Wednesday, Jackson police told Terrance Wheeler his ex-girlfriend Dorothy Holliday had taken a personal protection order, or PPO, out against him.
That same day, legally barred from going near her, police say Wheeler went to her house anyway and murdered her.
"A PPO is only as effective as the person willing to follow the conditions. Obviously in this case, that didn't occur," says Jackson County Prosecutor Henry Zavislak.
Zavislak sat down with us Thursday to talk about PPO's. They're essentially court-ordered mandates to stay away from people. They're common-- about 200 issued in Jackson County a year-- but not always useful.
"For 75 percent of people they can be effective, but for the other 25 percent, it wouldn't make a difference what one did," Zavislak says.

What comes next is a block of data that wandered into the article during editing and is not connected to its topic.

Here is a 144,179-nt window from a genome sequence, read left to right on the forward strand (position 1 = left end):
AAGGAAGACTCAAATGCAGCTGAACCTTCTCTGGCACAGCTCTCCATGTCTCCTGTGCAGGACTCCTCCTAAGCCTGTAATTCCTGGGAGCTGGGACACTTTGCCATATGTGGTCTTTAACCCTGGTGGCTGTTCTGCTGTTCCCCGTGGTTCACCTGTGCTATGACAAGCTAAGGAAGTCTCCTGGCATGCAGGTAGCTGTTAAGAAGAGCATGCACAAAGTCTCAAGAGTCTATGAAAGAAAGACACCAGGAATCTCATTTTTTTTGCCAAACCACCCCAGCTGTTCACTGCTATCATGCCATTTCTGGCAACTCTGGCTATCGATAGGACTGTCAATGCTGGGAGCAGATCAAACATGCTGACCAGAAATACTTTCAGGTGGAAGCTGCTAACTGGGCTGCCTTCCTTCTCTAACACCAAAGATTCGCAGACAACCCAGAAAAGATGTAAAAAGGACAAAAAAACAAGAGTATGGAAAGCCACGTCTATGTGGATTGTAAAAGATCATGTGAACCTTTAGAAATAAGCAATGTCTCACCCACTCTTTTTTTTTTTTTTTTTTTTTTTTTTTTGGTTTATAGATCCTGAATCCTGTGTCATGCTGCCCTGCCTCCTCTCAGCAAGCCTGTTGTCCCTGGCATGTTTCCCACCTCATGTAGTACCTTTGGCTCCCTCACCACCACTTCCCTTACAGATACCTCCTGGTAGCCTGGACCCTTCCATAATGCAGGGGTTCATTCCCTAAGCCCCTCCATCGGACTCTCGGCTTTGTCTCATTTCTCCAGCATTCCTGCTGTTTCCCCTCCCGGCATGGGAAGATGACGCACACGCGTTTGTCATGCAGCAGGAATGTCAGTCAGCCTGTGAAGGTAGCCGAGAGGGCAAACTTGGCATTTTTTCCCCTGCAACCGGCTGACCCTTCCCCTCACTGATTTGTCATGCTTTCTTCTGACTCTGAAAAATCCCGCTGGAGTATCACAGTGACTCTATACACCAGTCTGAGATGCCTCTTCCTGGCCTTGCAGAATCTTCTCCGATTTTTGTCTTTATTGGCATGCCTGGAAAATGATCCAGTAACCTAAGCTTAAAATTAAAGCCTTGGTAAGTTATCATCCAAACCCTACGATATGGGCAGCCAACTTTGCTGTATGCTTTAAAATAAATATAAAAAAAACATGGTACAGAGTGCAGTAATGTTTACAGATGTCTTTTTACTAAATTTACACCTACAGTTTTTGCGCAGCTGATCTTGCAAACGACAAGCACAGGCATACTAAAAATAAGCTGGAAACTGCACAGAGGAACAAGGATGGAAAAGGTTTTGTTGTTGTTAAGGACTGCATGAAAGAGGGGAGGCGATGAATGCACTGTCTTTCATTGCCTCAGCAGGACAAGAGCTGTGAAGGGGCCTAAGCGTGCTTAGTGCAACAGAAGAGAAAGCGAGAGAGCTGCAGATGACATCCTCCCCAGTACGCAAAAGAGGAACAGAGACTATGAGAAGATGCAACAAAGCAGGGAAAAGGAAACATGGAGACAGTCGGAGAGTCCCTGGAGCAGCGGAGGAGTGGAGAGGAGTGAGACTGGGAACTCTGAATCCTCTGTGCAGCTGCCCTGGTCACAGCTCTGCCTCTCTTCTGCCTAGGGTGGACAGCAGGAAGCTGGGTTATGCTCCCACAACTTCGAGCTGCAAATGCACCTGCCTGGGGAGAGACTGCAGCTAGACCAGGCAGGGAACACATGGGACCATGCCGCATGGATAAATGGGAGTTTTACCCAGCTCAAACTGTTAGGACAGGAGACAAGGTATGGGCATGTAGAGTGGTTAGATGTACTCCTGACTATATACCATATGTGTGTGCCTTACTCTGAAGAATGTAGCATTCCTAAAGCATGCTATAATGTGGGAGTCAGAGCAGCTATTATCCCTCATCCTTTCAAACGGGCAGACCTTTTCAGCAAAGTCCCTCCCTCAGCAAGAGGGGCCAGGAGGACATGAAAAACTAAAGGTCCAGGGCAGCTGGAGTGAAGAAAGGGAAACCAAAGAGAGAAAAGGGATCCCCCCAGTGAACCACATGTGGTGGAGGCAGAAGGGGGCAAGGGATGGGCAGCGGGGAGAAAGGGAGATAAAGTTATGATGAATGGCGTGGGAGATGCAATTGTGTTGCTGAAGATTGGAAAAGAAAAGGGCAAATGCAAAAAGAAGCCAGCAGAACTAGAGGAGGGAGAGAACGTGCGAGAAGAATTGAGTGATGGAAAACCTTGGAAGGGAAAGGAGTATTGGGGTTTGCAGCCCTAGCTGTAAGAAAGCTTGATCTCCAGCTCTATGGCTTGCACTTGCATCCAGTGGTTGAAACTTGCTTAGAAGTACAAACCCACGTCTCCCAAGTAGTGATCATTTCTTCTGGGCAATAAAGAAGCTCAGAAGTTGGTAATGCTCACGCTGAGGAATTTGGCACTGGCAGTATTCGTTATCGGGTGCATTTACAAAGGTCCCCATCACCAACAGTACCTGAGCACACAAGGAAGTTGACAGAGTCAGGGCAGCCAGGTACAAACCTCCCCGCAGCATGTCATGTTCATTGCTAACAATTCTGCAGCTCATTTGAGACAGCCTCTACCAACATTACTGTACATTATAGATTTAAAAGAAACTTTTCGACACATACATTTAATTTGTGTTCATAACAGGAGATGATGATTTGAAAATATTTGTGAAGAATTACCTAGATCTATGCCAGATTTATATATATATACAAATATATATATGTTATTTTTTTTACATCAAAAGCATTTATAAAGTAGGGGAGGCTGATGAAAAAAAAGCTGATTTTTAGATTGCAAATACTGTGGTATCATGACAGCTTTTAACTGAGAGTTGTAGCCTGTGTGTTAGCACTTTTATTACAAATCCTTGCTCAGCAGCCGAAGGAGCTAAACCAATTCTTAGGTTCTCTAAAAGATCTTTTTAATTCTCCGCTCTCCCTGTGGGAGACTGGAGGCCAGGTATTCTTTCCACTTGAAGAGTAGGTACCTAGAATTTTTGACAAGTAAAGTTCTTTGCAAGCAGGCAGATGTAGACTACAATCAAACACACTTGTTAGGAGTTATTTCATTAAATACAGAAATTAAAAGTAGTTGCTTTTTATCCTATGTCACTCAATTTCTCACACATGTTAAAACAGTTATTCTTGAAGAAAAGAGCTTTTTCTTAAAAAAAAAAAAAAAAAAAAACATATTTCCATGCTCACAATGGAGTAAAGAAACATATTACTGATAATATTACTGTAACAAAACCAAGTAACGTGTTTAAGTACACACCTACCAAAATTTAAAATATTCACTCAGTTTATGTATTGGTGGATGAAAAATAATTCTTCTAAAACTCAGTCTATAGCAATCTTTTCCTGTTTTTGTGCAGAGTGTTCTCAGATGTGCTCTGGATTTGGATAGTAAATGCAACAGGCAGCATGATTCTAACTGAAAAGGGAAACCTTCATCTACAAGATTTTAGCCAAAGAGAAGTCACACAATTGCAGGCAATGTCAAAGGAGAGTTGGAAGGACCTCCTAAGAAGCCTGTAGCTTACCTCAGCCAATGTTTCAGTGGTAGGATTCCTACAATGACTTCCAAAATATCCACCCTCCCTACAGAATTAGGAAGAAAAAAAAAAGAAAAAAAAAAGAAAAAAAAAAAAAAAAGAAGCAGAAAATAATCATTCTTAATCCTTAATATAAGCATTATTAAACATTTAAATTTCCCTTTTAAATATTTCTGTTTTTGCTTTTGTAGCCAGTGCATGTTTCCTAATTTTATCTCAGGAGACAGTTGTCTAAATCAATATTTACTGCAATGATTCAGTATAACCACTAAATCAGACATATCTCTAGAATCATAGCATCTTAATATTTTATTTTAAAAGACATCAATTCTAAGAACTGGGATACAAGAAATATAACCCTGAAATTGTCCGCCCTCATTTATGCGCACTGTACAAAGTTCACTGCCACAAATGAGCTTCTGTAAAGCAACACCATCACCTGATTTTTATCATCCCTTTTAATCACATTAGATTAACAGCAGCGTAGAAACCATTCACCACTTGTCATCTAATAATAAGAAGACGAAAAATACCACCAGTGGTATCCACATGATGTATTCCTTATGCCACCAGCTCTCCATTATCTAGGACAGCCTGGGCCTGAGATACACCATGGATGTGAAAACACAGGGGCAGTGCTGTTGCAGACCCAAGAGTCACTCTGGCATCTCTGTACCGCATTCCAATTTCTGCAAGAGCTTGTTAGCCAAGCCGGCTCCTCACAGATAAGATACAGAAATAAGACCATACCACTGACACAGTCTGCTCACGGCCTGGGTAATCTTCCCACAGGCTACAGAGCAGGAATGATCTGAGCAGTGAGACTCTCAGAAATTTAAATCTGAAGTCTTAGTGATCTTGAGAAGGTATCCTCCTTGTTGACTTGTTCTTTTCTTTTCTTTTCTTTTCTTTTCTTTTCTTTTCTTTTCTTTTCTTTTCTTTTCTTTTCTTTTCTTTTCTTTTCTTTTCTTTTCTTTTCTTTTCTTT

A frightening thought, says Becky Filip, executive director of AWARE, a women's shelter in Jackson.
"We always suggest they get a PPO, but it's not body armor," Filip says.
A PPO might give you a sense of protection, but they say to be really protected, you should check yourself into a shelter like AWARE.
"We have security here, there are people here 24 hours a day, we have emergency buttons that contact police," Filip says.
"There is an over-reliance by some thinking 'I have a PPO, I'm safe.' That is simply not the case," Zavislak says, as we see so unfortunately in this recent murder.
Anyone who has been physically, emotionally or sexually abused, or threatened by someone they have been married to, had a child with, lived with or dated can get a PPO.
You can also get a PPO against someone who's stalking you-- whether that's by phone, or by showing up at places you are.
To get a restraining order, you should have a detailed letter addressed to the court explaining the situation. Police reports, medical records, photographs and witnesses can also help.